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Humvee maker sues Activision over 'Call of Duty'
November 8, 2017 / 3:53 PM / 13 days ago

Humvee maker sues Activision over 'Call of Duty'

NEW YORK (Reuters) - The maker of Humvee military vehicles filed a lawsuit accusing Activision Blizzard Inc of reaping billions of dollars of revenue by incorporating its trademarks without permission in its flagship “Call of Duty” video game franchise.

FILE PHOTO - An attendee stands in front of the "Call of Duty Black Ops III" video game poster at the Sony PlayStation booth at the Electronic Entertainment Expo, or E3, in Los Angeles, California, United States, June 16, 2015. REUTERS/Lucy Nicholson

In a complaint filed on Tuesday night in U.S. District Court in Manhattan, AM General LLC accused Activision of taking advantage of its goodwill and reputation in the “Humvee” and “HMMWV” marks by featuring them prominently in “Call of Duty,” and licensing related content for use in toys and books.

“Humvee” and “HMMWV” are short for High Mobility Multipurpose Wheeled Vehicles. AM General said it has made more than 278,000 Humvees.

Mary Osako, a spokeswoman for Activision, said on Wednesday that the company does not discuss pending litigation.

Activision has said “Call of Duty” last year was the world’s largest video game console franchise, and North America’s largest for the eighth straight year.

The franchise was launched in 2003, and sales had by 2016 topped 250 million units, with revenue exceeding $15 billion, according to the Santa Monica, California-based company.

FILE PHOTO - U.S. soldiers stand near a Humvee vehicle during the NATO Force Integration Unit inauguration event in Vilnius, Lithuania, September 3, 2015. REUTERS/Ints Kalnins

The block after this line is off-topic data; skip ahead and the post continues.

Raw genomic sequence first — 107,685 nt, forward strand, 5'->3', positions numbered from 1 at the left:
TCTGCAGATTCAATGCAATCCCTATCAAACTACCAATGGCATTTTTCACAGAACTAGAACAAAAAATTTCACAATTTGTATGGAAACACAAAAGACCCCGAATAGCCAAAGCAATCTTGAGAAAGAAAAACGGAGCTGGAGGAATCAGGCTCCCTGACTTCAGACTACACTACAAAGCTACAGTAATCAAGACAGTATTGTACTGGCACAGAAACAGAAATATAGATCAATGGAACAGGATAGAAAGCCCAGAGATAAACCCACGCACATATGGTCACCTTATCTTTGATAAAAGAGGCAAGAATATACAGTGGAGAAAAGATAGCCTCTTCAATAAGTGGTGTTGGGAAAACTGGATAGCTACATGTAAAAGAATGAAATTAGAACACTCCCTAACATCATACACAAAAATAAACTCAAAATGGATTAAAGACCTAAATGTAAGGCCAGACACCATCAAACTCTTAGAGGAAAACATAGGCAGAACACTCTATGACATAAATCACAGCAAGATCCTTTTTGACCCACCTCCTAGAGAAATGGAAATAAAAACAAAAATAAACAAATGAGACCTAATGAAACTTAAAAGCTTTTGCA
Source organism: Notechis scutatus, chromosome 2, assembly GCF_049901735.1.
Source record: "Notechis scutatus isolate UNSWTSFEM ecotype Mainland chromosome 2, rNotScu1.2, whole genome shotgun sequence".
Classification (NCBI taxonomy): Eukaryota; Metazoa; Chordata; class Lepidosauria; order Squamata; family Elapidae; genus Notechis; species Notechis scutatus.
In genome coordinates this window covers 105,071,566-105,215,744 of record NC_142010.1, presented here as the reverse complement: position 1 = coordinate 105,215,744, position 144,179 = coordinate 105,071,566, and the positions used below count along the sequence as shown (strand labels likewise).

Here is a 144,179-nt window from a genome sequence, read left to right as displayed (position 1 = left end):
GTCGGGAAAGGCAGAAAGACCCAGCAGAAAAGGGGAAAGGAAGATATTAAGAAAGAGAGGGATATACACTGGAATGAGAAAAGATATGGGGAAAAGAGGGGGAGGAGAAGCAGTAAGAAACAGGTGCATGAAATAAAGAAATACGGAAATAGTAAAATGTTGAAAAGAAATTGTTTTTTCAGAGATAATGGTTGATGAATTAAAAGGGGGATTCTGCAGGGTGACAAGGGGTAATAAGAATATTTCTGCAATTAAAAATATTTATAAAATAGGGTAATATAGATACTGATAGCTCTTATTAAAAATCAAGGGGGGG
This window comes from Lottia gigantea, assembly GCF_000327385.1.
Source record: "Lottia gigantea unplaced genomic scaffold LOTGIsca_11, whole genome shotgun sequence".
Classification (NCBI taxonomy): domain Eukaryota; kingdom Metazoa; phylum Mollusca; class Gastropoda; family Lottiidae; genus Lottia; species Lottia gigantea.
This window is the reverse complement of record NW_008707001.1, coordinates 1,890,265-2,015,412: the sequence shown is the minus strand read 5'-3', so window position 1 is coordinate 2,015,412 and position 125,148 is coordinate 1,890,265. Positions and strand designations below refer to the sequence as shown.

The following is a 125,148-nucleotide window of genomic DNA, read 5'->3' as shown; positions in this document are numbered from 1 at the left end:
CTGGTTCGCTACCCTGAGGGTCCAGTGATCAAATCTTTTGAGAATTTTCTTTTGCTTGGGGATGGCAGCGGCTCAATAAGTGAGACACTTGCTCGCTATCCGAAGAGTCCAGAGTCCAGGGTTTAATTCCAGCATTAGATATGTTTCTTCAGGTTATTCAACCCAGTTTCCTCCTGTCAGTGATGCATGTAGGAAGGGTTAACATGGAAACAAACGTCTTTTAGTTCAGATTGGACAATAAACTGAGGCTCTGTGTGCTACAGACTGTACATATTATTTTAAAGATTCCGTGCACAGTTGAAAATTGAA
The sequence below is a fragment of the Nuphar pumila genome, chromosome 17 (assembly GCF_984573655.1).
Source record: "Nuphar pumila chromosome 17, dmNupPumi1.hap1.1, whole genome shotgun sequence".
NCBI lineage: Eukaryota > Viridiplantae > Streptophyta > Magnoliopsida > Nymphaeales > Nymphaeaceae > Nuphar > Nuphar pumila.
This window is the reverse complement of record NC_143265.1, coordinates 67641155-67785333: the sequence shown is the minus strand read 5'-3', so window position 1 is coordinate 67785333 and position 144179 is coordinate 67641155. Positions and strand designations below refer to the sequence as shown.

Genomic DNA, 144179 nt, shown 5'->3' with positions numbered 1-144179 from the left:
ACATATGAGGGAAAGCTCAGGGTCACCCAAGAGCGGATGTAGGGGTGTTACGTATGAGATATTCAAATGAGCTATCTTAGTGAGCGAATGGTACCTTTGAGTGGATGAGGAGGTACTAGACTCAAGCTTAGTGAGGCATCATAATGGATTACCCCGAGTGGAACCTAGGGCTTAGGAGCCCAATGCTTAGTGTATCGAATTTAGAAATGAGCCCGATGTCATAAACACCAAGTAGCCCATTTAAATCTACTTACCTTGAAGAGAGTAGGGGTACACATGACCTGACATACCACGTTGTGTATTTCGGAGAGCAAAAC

But AM General said that success came “only at the expense of AM General and consumers who are deceived into believing that AM General licenses the games or is somehow connected with or involved in the creation of the games.”

AM General is owned by MacAndrews & Forbes Inc and Renco Group Inc, which are holding companies for the billionaires Ronald Perelman and Ira Rennert, respectively.

The South Bend, Indiana-based company said it wants compensatory, punitive and triple damages from Activision, after more than a year of communication failed to end the dispute.

Humvee-branded vehicles have been used for more than three decades by the U.S. military and in more than 50 countries, AM General said.

In recent months, they have been used in armed conflicts in Afghanistan and Iraq, and to provide relief to victims of Hurricane Harvey in Texas.

AM General has also produced a civilian vehicle, the Hummer.

The case is AM General LLC v Activision Blizzard Inc et al, U.S. District Court, Southern District of New York, No. 17-08644.

Reporting by Jonathan Stempel in New York; editing by Jonathan Oatis and G Crosse

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